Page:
Please post all relevant thoughts, ideas, etc. regarding all the ramifications of a successful implementation of this project here. Also, feel free to comment on the "path breaking" appointment of Mr. Nilekani to head this mission.
I for one wish him all the success and hope that the government enlists the talents of more such individuals in the future to implement other initiatives that have become bogged down due to politics or other extraneous reasons...
Admins: If you see fit, feel free to merge this thread with any other thread.
By VIKAS BAJAJ
Published: June 25, 2009
MUMBAI, India — One of India’s most successful technology entrepreneurs was tapped by the government on Thursday to head an ambitious project to give every citizen an identification card within three years.
The entrepreneur, Nandan M. Nilekani, a founder and former chief executive of Infosys Technologies, will leave his post as a co-chairman of the board to take on the ID card project. In his new job, he will have the rank of a cabinet minister, giving him significant autonomy within the government. Mr. Nilekani’s appointment is a big coup for the government of Prime Minister Manmohan Singh, which has made a series of big promises about economic development and reform since it was re-elected earlier this month to a second five-year term. While many Indian executives serve on public advisory boards and committees, few have joined the government and headed such big public projects.
The appointment of someone with no political or a civil service background suggests that the government may be more willing and able than it has been in the past to tap the expertise of the country’s successful business fraternity in executing difficult endeavors, many of which have languished under career politicians and bureaucrats.
Policy makers see a national ID card as critical to improving the delivery of social services, subsidies and other government programs while also strengthening national security. The Indian government and outside observers have shown that the majority of aid earmarked for the poor does not reach them, and it is hard for the government to detect embezzlement and misuse of funds.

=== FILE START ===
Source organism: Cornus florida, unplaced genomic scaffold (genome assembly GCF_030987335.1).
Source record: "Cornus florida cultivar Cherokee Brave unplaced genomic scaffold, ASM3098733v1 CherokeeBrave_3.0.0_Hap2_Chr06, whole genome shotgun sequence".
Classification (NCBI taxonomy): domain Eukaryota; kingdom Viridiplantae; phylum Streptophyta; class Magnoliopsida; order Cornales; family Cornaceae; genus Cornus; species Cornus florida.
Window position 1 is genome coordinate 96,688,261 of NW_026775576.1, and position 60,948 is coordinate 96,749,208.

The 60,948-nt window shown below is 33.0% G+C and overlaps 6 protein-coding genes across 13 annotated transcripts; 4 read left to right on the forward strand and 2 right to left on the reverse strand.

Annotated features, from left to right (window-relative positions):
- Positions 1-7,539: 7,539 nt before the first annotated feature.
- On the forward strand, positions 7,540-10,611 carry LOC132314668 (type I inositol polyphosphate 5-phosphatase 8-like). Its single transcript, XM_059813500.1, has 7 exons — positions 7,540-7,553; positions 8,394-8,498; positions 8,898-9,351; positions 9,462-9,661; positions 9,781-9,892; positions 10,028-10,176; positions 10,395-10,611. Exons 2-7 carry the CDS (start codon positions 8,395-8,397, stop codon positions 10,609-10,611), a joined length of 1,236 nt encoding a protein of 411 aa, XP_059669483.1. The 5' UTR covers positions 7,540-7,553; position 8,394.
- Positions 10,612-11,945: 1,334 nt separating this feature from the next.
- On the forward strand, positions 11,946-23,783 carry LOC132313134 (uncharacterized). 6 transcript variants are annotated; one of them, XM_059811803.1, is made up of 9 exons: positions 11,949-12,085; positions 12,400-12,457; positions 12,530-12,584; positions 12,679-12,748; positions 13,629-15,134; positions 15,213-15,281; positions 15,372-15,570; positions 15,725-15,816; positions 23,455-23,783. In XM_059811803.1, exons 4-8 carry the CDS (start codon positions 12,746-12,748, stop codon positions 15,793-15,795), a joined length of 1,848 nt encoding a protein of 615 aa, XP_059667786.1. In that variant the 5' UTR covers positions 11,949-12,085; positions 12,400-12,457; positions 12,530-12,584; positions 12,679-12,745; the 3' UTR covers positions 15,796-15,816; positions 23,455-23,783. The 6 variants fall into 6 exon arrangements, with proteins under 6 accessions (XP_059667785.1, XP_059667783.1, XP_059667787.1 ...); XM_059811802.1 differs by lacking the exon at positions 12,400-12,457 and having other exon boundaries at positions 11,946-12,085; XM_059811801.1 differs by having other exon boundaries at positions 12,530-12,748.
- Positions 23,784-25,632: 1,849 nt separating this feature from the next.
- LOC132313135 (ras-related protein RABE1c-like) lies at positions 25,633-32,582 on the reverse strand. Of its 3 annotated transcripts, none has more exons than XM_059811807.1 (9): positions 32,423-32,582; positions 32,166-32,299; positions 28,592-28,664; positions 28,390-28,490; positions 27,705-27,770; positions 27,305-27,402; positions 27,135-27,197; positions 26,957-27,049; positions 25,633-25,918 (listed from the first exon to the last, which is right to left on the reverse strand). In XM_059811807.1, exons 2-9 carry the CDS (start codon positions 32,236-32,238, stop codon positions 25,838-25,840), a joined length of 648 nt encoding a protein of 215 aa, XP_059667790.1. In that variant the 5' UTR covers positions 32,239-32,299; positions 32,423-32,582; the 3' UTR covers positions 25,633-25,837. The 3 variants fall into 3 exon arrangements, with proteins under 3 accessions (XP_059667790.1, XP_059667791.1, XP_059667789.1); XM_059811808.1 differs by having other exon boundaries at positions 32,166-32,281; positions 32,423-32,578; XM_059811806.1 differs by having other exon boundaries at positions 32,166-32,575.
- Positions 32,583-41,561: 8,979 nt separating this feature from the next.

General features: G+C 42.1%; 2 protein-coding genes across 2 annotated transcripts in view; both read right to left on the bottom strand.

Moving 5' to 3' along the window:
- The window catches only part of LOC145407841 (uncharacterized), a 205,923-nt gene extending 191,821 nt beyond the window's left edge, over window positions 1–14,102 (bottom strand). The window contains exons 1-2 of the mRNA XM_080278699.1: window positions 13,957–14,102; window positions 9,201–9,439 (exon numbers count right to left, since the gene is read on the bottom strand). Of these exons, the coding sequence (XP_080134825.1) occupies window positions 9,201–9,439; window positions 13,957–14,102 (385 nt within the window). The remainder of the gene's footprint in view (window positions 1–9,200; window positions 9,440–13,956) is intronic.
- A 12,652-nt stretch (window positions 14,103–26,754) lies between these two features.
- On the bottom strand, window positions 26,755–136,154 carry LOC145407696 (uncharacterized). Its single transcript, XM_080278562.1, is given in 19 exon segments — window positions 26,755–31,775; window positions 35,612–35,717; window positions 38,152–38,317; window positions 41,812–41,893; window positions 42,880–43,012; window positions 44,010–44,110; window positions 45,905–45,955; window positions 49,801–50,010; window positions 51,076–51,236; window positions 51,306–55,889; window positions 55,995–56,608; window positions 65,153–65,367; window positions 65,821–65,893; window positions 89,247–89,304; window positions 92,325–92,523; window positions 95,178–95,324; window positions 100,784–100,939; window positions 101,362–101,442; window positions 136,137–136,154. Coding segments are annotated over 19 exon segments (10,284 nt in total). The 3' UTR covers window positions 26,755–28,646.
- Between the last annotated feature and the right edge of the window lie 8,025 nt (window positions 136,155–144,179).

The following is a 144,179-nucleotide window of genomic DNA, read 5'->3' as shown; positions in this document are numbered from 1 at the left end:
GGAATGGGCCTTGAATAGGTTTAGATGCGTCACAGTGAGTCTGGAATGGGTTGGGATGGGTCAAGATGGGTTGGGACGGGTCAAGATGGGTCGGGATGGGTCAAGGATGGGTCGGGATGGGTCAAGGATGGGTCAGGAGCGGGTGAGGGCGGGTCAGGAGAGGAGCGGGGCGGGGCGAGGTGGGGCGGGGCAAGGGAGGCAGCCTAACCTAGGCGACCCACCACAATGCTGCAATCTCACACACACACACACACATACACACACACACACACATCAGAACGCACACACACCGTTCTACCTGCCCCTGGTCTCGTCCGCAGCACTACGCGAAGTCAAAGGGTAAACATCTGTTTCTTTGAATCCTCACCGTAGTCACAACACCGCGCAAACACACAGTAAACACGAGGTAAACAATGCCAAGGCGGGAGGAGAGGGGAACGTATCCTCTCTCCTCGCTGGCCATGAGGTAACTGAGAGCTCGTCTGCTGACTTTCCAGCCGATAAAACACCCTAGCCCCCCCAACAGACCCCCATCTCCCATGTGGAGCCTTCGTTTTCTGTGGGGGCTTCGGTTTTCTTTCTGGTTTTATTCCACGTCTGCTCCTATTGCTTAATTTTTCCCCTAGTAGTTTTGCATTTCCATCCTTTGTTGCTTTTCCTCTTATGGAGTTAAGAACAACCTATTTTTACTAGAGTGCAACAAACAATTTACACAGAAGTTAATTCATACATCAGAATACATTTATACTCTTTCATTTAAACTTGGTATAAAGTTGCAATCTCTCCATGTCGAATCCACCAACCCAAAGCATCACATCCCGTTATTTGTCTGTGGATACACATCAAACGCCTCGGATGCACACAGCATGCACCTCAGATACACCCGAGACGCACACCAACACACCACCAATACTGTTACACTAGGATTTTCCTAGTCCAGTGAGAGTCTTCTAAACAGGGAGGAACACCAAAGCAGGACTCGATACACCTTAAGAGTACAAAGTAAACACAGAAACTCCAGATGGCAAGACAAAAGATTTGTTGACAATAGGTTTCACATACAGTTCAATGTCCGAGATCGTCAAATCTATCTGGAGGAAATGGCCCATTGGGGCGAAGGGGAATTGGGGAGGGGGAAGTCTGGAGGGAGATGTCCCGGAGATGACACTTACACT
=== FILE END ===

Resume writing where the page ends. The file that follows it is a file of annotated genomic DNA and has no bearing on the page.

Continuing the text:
If administered properly, experts say a universal ID card could help ensure that most of the billions India and other organizations spend on aid reaches the people for whom it was intended. Today, Indians use a variety of documents to prove their identities, like state-issued drivers licenses, ration cards used for food purchases at government-operated stores and a tax identification card that is akin to the American social security card.
Many people here have expected Mr. Nilekani, 54, to take on a public service role. Last year, he published a book, “Imagining India: Ideas for the New Century,” that dissected a range of political, economic and social issues confronting the country. He hasn’t been involved in the day-to-day operation of Infosys since he stepped down as chief executive two years ago.
Mr. Nilekani will join a government led by the same party, Congress, that implemented most of the socialist policies that he has criticized for stifling the country’s growth and democracy in the early decades after India gained independence from the British.